They say a picture paints a thousand words, but sometimes having a visual really is the best way to understand something.

Advice surrounding whether to wear a face mask has become increasingly confusing, but one volunteer – Dr Davis from the Sacred Heart Medical Centre in Washington – decided to show us the real story.

In his demo, he placed agar cultures close to his face to show how many respiratory particles transferred while talking, singing, sneezing, and coughing with and without a face mask. The results are clear. Just one sneeze without a mask fills the culture with bacteria colonies that form where the respiratory droplets fell. Coughing has a similar effect, and even singing and talking for one minute caused bacteria transfer. Meanwhile, all the masked cultures remained clean.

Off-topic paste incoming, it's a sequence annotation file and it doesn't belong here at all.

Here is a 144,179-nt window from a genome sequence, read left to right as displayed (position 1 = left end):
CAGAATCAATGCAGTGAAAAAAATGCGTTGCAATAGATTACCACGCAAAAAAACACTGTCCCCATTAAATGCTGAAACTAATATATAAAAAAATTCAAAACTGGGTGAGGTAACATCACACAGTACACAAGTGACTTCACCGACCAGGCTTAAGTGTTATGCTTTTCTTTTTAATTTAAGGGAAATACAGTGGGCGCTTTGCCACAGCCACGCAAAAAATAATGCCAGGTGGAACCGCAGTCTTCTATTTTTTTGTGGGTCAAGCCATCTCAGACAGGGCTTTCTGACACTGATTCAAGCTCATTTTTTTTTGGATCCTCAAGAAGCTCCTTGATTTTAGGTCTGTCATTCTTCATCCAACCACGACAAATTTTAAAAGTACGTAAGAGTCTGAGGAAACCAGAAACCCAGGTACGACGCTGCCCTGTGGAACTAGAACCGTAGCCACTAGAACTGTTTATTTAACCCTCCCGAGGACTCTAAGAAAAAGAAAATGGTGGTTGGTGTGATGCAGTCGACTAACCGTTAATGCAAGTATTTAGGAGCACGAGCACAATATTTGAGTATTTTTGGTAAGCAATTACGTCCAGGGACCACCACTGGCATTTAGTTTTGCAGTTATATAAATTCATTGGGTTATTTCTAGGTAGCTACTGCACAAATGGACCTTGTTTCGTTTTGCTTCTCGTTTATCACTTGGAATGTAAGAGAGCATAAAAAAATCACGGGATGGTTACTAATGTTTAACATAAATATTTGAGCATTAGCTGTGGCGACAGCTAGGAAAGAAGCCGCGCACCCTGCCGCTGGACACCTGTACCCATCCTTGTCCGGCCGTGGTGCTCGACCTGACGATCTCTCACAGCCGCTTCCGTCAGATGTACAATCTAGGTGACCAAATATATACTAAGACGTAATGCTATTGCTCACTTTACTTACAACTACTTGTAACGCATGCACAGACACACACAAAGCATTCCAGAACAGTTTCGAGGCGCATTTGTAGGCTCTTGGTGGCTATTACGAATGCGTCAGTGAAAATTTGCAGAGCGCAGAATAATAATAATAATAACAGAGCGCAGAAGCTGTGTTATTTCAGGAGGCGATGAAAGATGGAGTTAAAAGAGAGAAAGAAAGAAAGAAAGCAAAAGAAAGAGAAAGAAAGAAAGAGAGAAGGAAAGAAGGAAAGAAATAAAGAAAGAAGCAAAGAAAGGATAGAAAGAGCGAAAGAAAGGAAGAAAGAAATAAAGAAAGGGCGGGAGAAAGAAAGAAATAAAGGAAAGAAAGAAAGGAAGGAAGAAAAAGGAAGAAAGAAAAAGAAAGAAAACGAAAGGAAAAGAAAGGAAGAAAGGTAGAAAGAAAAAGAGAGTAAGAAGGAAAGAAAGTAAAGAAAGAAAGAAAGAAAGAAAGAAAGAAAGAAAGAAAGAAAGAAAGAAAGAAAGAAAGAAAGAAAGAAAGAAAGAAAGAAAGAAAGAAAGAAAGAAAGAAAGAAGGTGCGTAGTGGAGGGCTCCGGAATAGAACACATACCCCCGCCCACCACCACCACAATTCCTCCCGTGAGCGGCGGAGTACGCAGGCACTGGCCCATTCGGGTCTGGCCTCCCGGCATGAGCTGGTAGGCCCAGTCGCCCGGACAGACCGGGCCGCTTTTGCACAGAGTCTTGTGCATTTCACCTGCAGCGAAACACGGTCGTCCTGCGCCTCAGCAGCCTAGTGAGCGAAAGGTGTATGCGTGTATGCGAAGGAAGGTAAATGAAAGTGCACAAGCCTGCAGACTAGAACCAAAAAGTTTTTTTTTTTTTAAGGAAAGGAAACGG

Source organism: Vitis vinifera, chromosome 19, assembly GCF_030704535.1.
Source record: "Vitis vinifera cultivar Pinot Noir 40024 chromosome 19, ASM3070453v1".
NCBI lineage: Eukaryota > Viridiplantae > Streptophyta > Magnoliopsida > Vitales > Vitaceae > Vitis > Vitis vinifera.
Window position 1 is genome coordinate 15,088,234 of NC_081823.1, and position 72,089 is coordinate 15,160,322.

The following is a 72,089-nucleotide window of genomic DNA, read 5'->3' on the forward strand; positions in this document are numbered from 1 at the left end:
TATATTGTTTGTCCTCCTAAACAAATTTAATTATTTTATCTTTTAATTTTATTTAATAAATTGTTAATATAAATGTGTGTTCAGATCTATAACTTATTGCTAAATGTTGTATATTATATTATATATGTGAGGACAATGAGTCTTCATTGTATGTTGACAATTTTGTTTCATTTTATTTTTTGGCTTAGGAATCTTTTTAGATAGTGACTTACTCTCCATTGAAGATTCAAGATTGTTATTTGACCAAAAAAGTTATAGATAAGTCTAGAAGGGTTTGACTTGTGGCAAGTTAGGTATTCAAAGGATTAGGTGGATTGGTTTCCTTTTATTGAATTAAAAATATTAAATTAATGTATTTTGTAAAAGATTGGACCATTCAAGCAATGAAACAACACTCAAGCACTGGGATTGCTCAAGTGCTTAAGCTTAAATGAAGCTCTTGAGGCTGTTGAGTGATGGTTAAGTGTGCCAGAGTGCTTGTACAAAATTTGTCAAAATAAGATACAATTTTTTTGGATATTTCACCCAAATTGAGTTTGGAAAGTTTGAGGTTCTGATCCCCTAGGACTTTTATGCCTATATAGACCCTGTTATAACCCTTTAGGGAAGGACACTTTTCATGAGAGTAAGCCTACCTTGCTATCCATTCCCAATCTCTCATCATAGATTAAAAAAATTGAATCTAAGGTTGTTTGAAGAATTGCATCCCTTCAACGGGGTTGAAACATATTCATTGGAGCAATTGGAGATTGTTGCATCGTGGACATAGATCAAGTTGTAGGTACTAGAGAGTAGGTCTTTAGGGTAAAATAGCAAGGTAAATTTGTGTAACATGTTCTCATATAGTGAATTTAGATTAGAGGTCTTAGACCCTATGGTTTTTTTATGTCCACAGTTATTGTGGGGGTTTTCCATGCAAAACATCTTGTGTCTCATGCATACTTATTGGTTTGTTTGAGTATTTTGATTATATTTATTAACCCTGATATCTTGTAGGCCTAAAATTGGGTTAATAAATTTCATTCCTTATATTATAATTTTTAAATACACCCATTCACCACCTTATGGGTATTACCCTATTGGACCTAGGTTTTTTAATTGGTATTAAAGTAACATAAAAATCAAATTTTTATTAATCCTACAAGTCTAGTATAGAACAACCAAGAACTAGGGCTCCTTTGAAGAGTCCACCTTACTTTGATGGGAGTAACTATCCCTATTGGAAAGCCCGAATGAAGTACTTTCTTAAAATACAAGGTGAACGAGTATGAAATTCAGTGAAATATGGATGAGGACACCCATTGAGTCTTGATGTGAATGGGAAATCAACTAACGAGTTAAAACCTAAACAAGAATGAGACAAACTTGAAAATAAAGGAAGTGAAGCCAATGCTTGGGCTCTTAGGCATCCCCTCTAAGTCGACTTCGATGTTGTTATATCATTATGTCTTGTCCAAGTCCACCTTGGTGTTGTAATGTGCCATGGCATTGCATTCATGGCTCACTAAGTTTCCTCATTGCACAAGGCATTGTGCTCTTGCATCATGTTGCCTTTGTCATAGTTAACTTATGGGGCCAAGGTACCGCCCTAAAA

And yes, as Dr Davis reminds us, bacteria are not viruses. But it is respiratory droplets such as these that spread the viruses: although no measure by itself will completely prevent the virus,

with this simple experiment, we see just how much liquid comes out of our mouths, even when simply talking – and just how much of this is stopped by wearing a facemask. It’s time to face the truth. Given the spread of coronavirus, isn’t this reason enough to keep a face mask handy?

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